"My suggestion is to stay far away from this program. You'll see why after you read the article. Having said that, though, I am amazed -- and somewhat jealous -- at how some young, smart programmers in the Ukraine had an idea, developed a program, aggressively marketed it, and rolled in some $26 million dollars. Now why wasn't I smart enough to do this?...(grin)…" Thanks to Jim for this info. 

Compare OS and Browsers

        Here's an article from David Passell which compares worldwide use of Mac vs PC.  He notes, "Also compares different browsers."
        Two shakes later Jim Hamm sends this same link, heading it with "Six surprising facts abut who's winning the operating system and browser wars in the U.S."  His comment is, "Not that it will change what you use, but here are some interesting statistics . . . " 

Internet Videos Show "How To"

           Want to do more on Mac, your iPhone, your iPad?  John Carter found a site for you that has 500+ video tutorials.  
        John says, "There are several places on the Internet where you can get video tutorials that clearly step through the processes one needs to know to accomplish what may seem at the outset to be only for gurus. 
        "For instance, you’ve probably heard about Pixelmator and how it can give you fine control over editing a photo at a fraction of the price of Adobe Photoshop CS. Or, now that Yosemite is out, just how much more can it do and how can you discover how to use those new features? 
        "From iOS to Mac, there is one place dedicated to helping Mac users learn all they can, and even introduce applications you’ve probably never heard of, and that’s"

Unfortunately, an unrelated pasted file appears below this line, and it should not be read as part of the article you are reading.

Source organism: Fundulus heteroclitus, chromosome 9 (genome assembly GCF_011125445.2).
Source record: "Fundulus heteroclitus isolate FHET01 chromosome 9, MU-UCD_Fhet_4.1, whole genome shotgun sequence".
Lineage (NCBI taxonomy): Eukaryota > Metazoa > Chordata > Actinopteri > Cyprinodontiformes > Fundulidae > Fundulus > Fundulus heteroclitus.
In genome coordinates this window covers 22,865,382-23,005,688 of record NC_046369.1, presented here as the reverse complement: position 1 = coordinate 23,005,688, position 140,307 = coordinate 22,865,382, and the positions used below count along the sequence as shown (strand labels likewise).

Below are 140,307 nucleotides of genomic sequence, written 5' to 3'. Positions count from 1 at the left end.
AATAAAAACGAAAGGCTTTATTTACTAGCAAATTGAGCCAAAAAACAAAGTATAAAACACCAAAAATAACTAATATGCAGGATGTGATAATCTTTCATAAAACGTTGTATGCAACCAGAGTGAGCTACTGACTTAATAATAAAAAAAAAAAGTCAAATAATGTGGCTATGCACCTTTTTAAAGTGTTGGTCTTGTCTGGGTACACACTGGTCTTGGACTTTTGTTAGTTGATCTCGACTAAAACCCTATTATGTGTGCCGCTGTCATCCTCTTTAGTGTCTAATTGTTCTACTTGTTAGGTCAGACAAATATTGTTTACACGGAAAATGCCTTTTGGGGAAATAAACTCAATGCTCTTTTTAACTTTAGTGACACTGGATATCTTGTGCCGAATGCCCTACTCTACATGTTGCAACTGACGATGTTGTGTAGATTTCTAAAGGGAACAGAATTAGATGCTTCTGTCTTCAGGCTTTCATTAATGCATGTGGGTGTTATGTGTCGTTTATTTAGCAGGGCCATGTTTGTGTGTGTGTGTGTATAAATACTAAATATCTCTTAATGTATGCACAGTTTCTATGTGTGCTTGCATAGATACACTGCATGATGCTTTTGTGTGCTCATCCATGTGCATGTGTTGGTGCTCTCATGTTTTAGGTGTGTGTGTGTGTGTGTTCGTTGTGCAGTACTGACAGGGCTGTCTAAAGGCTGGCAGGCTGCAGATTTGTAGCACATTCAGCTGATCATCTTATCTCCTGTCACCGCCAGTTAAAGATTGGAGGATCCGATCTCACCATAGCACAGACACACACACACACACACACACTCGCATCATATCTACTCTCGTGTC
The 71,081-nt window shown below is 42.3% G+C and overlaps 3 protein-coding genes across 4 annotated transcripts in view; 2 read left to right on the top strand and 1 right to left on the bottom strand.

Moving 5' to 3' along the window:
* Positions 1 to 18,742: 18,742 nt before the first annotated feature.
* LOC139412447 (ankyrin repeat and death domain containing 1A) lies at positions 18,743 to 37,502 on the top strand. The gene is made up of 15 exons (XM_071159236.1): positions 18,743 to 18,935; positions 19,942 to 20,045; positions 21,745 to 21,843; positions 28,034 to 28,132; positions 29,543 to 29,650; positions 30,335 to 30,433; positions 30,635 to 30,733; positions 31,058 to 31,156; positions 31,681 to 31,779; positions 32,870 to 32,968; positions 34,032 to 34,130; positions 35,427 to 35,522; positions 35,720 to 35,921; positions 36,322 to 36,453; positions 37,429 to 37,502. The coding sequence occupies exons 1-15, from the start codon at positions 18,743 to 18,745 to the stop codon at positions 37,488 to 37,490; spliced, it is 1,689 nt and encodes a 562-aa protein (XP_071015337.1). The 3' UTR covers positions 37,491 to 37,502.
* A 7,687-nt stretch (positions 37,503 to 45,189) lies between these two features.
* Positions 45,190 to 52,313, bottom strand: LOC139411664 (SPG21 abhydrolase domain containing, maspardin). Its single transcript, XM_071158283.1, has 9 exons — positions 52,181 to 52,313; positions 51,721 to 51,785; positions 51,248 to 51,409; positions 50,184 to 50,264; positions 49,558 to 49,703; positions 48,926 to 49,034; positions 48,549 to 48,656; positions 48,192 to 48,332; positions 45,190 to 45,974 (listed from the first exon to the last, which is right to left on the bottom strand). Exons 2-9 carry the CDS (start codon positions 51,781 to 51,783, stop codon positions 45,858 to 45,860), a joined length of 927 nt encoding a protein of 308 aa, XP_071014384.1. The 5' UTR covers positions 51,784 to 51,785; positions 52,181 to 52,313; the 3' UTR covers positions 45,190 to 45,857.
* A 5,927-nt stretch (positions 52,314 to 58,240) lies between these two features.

Learn Via Video, etc.

        Helpful PMUG leader John Carter scores big with this link,  and you'll want to take a look at this website.  Turns out they have more than 900 FREE video tutorials on how to use your Mac, iPad, iPhone and other Apple Technology.  
        And here's some very welcome news: They never sell, rent or share your email address.  Read details at Policies. 
       No, we're not listing all 900 of their video tutorials.  But look at some of these other helpful categories.  

Here's another list of pages you'll want to check out. 
And this concludes the August PMUG meeting handout that's not getting handed out tomorrow, August 16; it's just posted here for your convenience.  Thanks again to John Carter who keeps an eye out for useful info for us.  
by Elaine Hardt. 

Ideas and Shortcuts

  Jim Hamm presented some helpful tips to the AMUG Senior SIG today, and shares these links with us. 

    more from Lifehacker:
9) (item obsolete - admin)
10) 50 Best Mac Tips:

A Review of Apple's New Router

        "Here is a review of Apple's new router," begins Jim Hamm.   "It gets good marks with one exception: it is not friendly with PCs, which I think is a huge mistake by Apple. One initially needs a Mac or iOS device to set it up. Afterwards, a PC can connect and use it easily. But Apple is missing a huge chunk of the router market by not designing it to be PC friendly to set it up.

        Jim closes with these comments,  "For years I've used use the older Apple Extreme router, and both of them have worked flawlessly. Next time I get a router, it will be this new one from Apple."

Web Developers to Meet

         Here's an announcement from John Carter:  "The Prescott Web Developers has scheduled a meeting on July 13 from 10 AM to noon at the Prescott Library. This is a general membership meeting for web developers. No specific topic has been established. All are welcome.

        "The PCS Developer's SIG meeting will be July 6 from 1-3 PM at the Library. The topic of that meeting is HTML and CSS for web developers. All are welcome."